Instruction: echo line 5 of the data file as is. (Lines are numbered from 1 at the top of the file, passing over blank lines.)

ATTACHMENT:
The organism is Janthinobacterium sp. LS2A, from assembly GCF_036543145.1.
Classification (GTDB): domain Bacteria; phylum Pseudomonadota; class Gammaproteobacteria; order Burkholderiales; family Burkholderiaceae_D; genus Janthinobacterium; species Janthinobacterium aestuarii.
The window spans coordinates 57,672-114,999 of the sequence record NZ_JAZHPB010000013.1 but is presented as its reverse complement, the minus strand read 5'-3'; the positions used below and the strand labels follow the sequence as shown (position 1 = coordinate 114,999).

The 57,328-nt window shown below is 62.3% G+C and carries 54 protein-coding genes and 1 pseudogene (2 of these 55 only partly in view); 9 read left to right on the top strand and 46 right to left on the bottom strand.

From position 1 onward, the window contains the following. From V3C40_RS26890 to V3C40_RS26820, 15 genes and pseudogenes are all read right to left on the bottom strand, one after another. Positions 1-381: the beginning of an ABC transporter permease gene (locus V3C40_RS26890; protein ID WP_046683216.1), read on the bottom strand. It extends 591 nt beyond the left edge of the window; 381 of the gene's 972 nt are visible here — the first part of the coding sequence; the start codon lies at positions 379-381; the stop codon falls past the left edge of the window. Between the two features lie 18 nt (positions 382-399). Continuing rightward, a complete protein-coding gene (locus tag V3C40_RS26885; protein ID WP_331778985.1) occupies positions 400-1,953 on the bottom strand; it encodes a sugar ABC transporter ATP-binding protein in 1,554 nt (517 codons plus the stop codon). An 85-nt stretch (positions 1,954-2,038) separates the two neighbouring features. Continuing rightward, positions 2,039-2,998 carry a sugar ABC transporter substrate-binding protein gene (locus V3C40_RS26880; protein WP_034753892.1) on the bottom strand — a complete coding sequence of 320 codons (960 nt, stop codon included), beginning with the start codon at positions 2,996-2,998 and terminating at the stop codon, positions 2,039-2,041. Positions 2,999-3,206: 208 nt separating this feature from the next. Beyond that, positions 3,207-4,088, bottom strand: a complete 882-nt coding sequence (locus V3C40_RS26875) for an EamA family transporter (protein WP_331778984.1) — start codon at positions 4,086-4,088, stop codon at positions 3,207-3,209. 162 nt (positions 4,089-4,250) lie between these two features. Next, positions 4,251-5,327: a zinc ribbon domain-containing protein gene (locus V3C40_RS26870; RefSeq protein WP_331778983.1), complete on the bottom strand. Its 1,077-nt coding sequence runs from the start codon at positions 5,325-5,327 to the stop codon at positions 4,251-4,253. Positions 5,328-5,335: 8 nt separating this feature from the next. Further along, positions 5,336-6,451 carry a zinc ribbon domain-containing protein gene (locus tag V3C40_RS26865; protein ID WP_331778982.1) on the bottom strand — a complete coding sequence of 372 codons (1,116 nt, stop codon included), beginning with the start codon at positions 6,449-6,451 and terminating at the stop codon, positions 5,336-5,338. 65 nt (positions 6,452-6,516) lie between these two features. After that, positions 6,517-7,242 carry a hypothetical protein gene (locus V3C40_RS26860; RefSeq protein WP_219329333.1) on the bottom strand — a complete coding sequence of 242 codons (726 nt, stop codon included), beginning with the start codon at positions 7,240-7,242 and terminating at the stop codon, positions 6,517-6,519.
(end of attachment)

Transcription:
From position 1 onward, the window contains the following. From V3C40_RS26890 to V3C40_RS26820, 15 genes and pseudogenes are all read right to left on the bottom strand, one after another. Positions 1-381: the beginning of an ABC transporter permease gene (locus V3C40_RS26890; protein ID WP_046683216.1), read on the bottom strand. It extends 591 nt beyond the left edge of the window; 381 of the gene's 972 nt are visible here — the first part of the coding sequence; the start codon lies at positions 379-381; the stop codon falls past the left edge of the window. Between the two features lie 18 nt (positions 382-399). Continuing rightward, a complete protein-coding gene (locus tag V3C40_RS26885; protein ID WP_331778985.1) occupies positions 400-1,953 on the bottom strand; it encodes a sugar ABC transporter ATP-binding protein in 1,554 nt (517 codons plus the stop codon). An 85-nt stretch (positions 1,954-2,038) separates the two neighbouring features. Continuing rightward, positions 2,039-2,998 carry a sugar ABC transporter substrate-binding protein gene (locus V3C40_RS26880; protein WP_034753892.1) on the bottom strand — a complete coding sequence of 320 codons (960 nt, stop codon included), beginning with the start codon at positions 2,996-2,998 and terminating at the stop codon, positions 2,039-2,041. Positions 2,999-3,206: 208 nt separating this feature from the next. Beyond that, positions 3,207-4,088, bottom strand: a complete 882-nt coding sequence (locus V3C40_RS26875) for an EamA family transporter (protein WP_331778984.1) — start codon at positions 4,086-4,088, stop codon at positions 3,207-3,209. 162 nt (positions 4,089-4,250) lie between these two features. Next, positions 4,251-5,327: a zinc ribbon domain-containing protein gene (locus V3C40_RS26870; RefSeq protein WP_331778983.1), complete on the bottom strand. Its 1,077-nt coding sequence runs from the start codon at positions 5,325-5,327 to the stop codon at positions 4,251-4,253. Positions 5,328-5,335: 8 nt separating this feature from the next. Further along, positions 5,336-6,451 carry a zinc ribbon domain-containing protein gene (locus tag V3C40_RS26865; protein ID WP_331778982.1) on the bottom strand — a complete coding sequence of 372 codons (1,116 nt, stop codon included), beginning with the start codon at positions 6,449-6,451 and terminating at the stop codon, positions 5,336-5,338. 65 nt (positions 6,452-6,516) lie between these two features. After that, positions 6,517-7,242 carry a hypothetical protein gene (locus V3C40_RS26860; RefSeq protein WP_219329333.1) on the bottom strand — a complete coding sequence of 242 codons (726 nt, stop codon included), beginning with the start codon at positions 7,240-7,242 and terminating at the stop codon, positions 6,517-6,519.